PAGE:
Rather than Aim for Perfection on Projects, Use the Pareto Principle

By: Benjamin Aim

There’s often the mindset on projects of “all or nothing”: customers (internal and external) want to see a completed solution that fully fits their vision when, in fact, that may not be what they need in the end. This leads to development teams trying their best to get everything done in one go when in fact it might be more efficient to do less.

Here’s an example to illustrate: I was on a project where we were automating the creation of material master data between one system and another. The full set of (pretty complex) requirements were provided in May.

We kept asking the development team when we would have something ready. 

“Soon, soon,” they would tell us. 

This went on until November. We didn’t see anything until December.

In the end, the IT team had obsessed on having everything completed perfectly, and had spent the entire time implementing all of the leading best practices, flawless architecture integrity, and all the theoretical bells and whistles…but had not managed to automate the bare-bones creation of one material master data record.

It took two extra months of intense work to get a first material record published.

Better than Perfect

I’ve learned that on projects, 80% is the sweet spot. It harkens back to the Pareto Principle: 20% of causes create 80% of effects. 

Rather than putting in 100% effort to create a solution that, in the end, isn’t really 100% of what was ultimately required, putting in less effort (20%) to get the majority of the results (80%) may be more effective. 

No one truly knows what perfect is. What seems perfect during planning will inevitably shift as reality sets in. To paraphrase 19th-century Prussian military commander Helmut van Moltke, “No design survives contact with the reality of business and testing!“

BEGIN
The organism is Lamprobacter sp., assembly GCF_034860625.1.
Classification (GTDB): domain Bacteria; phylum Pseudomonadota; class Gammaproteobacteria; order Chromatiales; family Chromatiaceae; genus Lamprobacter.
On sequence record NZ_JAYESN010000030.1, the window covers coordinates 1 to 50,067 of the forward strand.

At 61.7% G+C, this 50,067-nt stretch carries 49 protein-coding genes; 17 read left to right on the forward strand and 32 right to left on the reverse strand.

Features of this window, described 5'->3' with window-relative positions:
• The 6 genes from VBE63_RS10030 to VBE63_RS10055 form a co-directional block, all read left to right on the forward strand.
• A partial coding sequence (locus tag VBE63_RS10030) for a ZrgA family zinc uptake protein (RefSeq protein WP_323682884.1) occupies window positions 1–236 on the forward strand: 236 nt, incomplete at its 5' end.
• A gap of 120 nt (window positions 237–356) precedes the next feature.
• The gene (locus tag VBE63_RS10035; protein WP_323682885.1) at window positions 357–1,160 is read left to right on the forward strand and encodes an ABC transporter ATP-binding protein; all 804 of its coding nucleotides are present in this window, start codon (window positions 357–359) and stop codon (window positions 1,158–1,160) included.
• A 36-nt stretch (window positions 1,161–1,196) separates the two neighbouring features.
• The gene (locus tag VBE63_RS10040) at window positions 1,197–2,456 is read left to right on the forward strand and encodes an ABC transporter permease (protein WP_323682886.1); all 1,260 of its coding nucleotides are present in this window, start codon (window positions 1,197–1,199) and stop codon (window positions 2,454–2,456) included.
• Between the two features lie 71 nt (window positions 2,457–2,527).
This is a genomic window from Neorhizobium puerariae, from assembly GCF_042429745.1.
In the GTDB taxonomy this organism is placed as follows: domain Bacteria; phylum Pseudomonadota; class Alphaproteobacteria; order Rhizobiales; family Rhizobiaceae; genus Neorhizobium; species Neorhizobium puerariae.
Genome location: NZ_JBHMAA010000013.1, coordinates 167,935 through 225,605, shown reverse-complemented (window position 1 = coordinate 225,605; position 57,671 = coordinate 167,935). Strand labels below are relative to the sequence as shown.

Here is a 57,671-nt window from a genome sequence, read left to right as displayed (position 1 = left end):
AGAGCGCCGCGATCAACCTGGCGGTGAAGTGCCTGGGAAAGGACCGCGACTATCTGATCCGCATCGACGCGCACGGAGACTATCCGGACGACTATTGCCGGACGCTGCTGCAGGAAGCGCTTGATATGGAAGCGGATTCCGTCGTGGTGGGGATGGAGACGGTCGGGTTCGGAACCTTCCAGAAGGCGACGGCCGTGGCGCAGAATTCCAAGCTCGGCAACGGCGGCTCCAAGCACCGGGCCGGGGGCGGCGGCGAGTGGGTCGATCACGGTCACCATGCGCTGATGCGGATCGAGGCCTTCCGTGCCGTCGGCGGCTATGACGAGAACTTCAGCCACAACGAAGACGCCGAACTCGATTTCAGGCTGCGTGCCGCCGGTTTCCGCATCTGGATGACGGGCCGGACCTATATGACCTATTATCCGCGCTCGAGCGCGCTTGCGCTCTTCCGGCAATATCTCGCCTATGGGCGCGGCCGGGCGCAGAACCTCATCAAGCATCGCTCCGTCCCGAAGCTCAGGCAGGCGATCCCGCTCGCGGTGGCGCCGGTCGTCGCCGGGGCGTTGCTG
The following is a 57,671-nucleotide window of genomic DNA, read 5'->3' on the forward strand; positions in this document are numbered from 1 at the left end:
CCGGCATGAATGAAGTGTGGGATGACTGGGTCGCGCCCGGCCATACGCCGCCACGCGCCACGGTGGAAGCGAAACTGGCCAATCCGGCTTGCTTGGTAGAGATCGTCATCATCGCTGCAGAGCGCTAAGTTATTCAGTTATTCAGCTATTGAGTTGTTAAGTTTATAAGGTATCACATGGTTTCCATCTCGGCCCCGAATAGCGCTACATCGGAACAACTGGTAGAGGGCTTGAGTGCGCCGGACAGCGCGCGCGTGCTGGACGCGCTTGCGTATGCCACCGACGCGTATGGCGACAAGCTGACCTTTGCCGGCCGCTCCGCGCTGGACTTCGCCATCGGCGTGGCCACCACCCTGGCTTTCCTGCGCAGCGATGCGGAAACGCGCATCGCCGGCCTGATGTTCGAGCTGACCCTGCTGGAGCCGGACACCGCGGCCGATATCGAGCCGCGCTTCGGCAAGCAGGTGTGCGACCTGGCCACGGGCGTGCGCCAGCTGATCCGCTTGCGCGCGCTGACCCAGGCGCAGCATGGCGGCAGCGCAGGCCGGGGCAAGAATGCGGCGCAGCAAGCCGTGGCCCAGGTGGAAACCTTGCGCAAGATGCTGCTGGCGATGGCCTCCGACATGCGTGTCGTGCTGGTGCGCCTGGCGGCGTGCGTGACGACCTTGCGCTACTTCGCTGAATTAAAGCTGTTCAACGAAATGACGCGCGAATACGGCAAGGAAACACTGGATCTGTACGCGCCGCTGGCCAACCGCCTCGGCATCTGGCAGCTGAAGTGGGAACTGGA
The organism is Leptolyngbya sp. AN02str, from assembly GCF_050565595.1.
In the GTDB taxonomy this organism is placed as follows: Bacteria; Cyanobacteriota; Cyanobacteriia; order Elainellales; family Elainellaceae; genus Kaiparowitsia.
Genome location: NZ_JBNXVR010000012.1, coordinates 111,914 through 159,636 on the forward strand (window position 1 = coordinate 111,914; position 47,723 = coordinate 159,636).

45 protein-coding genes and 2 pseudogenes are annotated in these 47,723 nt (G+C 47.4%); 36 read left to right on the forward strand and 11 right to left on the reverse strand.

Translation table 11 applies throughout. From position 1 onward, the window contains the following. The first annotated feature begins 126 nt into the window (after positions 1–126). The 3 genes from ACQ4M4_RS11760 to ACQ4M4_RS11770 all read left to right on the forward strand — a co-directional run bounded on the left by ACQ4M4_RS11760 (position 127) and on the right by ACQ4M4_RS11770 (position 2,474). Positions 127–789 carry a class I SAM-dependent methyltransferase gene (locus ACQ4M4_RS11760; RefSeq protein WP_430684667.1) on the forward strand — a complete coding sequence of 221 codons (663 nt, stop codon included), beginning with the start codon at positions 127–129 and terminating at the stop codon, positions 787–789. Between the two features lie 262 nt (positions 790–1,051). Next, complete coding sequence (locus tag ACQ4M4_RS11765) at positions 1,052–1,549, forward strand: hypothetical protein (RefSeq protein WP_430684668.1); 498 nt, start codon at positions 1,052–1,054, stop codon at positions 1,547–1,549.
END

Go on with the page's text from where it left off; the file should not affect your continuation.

It could take six months to deliver 100%…but a month to deliver 80%, and that could be enough to build the next phase. This less-than-perfect deliverable could be enough to do twice as much testing and could be the difference between having a steady pace and a fire drill. And if you do the math, doing five rounds of 20% effort to get five outputs of 80% gives 5x efficiency over grinding to a single 100% outcome. And that could be the difference between success and failure! 

The Benefits of Good Enough

Getting just 80% allows you to verify and adjust what remains, and then to rinse and repeat much sooner. This is the heart of Agile after all. The business team may see that the solution doesn’t look quite as they expected it, and they may then tweak requirements. Better to find that out now than waiting for 100% to do so. As the saying goes, fail fast, get smarter faster. 

Delivering “good enough” fundamentally builds more confidence because it provides positive confirmation of what works and what the end product looks like. Some IT teams sometimes go into a black hole to get work done and emerge months later with a not-quite-right solution. Building 80% rapidly lets the business team see where the work is, and the two teams can collaborate for future planning.

Having a short feedback loop can ensure the project stays on track and on time. This can keep IT on a short leash, ensuring that the project veers away from having all the fancy bells and whistles and stays true to overall strategy and objectives.

Perfection sounds great on paper, but reality has proven on project after project that imperfection and 80% may, in the long run, be exactly what your project needs.